UPC Divisions And Locations: Where Can I File Which Action?
As of June 1, 2023, patent infringement and nullity actions will be possible before the Unified Patent Court (UPC). The UPC will be able to decide on all disputes relating to Unitary Patents and European Patents, at least where no opt-out is declared and if the subject matter of the action is not already pending before a member state court (cf. our posts from March 21, 2023 and March 27, 2023). This leads to the question to which UPC division one should bring their patent action. Which divisions and location does the UPC offer to the plaintiffs and what determines which division of the UPC is competent for a case? The following post addresses these questions.
I. From Paris And Munich To Helsinki: Divisions Of The UPC In First Instance
The UPC consists of Local and Regional Divisions and a Central Division. The Central Division has its seat in Paris and a section in Munich. The fate of the second section remains to be decided: originally intended for London, it will Brexit-related possibly open in Milan instead.
Local and Regional Divisions can be found in almost all UPC member states. As a rule, there is one Local or Regional Division per member state. Germany alone has received the maximum number of four Local Divisions, seated in Dusseldorf, Munich, Mannheim and Hamburg respectively. Other Local Divisions are located in Brussels, The Hague, Helsinki, Copenhagen, Lisbon, Ljubljana, Milan, Paris and Vienna; in addition, there are Regional Divisions such as the Nordic Baltic Division in Stockholm which will conduct its hearings also in Riga, Tallinn and Vilnius.
In accordance with the structure and tasks of the Court, the UPC’s Divisions consist of judges from various jurisdictions and technical fields. The Local and Regional Divisions, which are responsible for the majority of patent infringement cases, can decide without the participation of a technically qualified judge. In contrast, the Central Division is always also staffed with technically qualified judges. These judges provide the technical expertise required to assess the various patent validity disputes that the Central Division is responsible for. All in all, this mix of legally and technically qualified judges allows the UPC’s Divisions to have a composition and expertise similar to e.g. the German Federal Patent Court’s.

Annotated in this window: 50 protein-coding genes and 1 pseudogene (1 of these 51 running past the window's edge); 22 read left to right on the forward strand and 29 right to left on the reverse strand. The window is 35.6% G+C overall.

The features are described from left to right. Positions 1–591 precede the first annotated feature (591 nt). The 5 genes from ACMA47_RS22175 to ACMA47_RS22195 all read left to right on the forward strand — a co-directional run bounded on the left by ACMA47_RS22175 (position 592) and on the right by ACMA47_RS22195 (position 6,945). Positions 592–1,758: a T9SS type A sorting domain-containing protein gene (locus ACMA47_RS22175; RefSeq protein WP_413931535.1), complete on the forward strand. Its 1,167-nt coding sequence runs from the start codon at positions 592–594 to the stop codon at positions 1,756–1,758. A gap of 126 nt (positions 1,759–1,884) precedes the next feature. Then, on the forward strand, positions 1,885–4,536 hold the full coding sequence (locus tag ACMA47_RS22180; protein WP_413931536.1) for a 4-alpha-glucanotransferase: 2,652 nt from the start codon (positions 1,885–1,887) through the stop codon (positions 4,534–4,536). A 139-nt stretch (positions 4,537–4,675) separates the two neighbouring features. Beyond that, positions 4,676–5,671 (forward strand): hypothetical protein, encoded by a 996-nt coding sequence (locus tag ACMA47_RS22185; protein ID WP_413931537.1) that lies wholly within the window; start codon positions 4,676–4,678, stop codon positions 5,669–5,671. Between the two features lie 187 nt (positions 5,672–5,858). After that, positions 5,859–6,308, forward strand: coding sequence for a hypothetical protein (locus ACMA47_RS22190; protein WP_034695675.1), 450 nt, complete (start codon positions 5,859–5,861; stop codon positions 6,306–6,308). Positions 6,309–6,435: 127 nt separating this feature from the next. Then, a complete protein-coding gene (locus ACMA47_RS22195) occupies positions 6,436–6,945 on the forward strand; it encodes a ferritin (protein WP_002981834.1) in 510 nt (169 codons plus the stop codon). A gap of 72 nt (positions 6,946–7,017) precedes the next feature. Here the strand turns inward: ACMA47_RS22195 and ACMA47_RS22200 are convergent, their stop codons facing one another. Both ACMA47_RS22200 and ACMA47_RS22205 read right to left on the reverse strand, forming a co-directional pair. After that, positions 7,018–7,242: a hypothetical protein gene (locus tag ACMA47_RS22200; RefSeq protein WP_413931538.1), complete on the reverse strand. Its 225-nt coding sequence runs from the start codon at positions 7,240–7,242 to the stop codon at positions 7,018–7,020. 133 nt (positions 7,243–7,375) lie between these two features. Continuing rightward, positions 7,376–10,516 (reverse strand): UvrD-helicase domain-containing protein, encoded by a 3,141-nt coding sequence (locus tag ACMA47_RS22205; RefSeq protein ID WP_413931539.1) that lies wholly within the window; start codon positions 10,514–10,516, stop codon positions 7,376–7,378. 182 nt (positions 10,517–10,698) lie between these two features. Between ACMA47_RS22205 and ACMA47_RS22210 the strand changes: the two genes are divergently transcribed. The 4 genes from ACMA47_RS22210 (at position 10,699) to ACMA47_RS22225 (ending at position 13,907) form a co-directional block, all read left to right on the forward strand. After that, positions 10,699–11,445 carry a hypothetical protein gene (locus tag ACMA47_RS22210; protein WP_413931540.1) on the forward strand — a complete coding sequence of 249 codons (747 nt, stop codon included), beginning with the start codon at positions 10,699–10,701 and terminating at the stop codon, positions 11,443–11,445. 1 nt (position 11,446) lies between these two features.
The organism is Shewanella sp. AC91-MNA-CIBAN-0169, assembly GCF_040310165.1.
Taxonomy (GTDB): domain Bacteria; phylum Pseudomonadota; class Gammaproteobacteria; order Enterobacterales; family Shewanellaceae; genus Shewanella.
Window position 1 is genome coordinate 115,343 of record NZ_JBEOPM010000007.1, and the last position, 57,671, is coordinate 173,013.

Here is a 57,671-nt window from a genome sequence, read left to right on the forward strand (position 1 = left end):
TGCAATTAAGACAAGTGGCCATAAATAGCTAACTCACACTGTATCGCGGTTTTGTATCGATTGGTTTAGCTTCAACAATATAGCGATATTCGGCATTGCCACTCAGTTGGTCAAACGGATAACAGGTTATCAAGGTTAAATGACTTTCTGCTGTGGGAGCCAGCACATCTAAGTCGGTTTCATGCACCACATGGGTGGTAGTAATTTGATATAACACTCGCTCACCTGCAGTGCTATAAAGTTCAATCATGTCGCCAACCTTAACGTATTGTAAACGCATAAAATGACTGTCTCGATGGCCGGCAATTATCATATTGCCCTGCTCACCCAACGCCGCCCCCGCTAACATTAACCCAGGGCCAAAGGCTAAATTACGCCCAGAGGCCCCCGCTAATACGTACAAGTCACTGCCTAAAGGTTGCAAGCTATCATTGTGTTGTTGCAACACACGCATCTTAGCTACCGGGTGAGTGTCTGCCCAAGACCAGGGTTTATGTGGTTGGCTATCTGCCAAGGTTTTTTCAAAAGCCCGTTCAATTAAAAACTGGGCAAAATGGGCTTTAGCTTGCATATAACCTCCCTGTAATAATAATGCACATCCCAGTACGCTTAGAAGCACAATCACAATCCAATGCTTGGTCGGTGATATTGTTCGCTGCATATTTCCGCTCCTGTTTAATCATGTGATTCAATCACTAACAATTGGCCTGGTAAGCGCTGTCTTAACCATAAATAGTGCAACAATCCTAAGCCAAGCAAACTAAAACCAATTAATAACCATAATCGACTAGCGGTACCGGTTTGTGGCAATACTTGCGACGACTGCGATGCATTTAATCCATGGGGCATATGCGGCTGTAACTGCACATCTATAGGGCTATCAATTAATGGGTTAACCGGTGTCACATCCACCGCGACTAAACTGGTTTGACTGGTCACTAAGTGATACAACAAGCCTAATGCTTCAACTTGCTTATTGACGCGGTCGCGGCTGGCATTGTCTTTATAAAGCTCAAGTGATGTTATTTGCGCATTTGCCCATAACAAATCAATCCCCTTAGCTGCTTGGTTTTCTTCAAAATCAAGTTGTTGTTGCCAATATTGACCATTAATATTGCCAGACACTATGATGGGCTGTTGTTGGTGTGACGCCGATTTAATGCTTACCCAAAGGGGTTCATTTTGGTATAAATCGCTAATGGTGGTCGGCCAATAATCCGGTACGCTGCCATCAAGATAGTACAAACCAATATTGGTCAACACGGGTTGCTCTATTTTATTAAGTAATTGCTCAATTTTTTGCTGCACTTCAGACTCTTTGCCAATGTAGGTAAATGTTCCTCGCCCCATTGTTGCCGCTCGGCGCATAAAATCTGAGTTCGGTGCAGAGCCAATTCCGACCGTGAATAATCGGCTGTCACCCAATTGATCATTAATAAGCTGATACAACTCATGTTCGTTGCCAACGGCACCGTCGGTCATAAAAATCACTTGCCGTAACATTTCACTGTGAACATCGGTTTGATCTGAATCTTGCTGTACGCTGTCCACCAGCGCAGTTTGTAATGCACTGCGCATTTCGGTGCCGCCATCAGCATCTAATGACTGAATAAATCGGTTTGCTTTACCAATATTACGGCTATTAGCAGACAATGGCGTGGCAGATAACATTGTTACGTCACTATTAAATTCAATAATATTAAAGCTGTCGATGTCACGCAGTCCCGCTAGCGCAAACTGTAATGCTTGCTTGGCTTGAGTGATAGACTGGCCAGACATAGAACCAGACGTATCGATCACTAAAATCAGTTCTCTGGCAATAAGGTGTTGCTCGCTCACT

II. Which Divisions Are Competent For Infringement Actions?
Under the Unified Patent Court Agreement (UPCA), plaintiffs can regularly choose from a number of competent Divisions:
- 33 (1) (a) UPCA states that the Local or Regional Division for the UPC member state in which the patent infringement took place is competent for a patent infringement case.
- 33 (1) (b) UPCA further gives competence to the Division that has jurisdiction over the member state in which the defendant has its seat.
- 33 (1) subparagraph (2) UPCA further gives competence for infringement cases to the Central Division if an infringement took place in a UPC member state and if the defendant has no seat in a UPC member state.
- 33 (1) subparagraph 3 UPCA provides that if the patent infringement took place in a UPC member state without Local or Regional Division (such as e.g. in Bulgaria or Malta) and the defendant has no seat in a member state with a UPC Division, the Central Division is always competent.
III. Which Divisions Are Competent For Nullity Actions?
With respect to questions of validity of patents, a distinction must be made between isolated nullity actions and nullity counterclaims:
- According to Art. 33 (4) clause 1 UPCA, the Central Division has a primary competence for isolated nullity actions.
- According to Art. 33 (3) (a) UPCA, a nullity counterclaim may be decided by the Local or Regional Division which decides on the pending infringement action.
- Alternatively Art. 33 (3) (b), (c) UPCA allows for the Local and Regional Divisions to refer the nullity counterclaim or (with the consent of the parties) the entire proceedings to the Central Division.
By providing these options, the UPC offers considerable flexibility to both plaintiffs and case managing judges. The UPC pairs this flexibility with a promise of mostly uniform decision on questions of validity and infringement and fast proceedings. According to its Rules of Procedure, the UPC should be able to make a first-instance decision within one year after the action has been filed. To ensure that the Local and Regional Divisions, which will decide the majority of cases, can meet these requirements also in technically complex cases, Local and Regional Divisions can ask to have a technically qualified judge assigned for the case. This gives the UPC a further advantage over the patent litigation chambers of many member states, which are often exclusively staffed with legally qualified judges.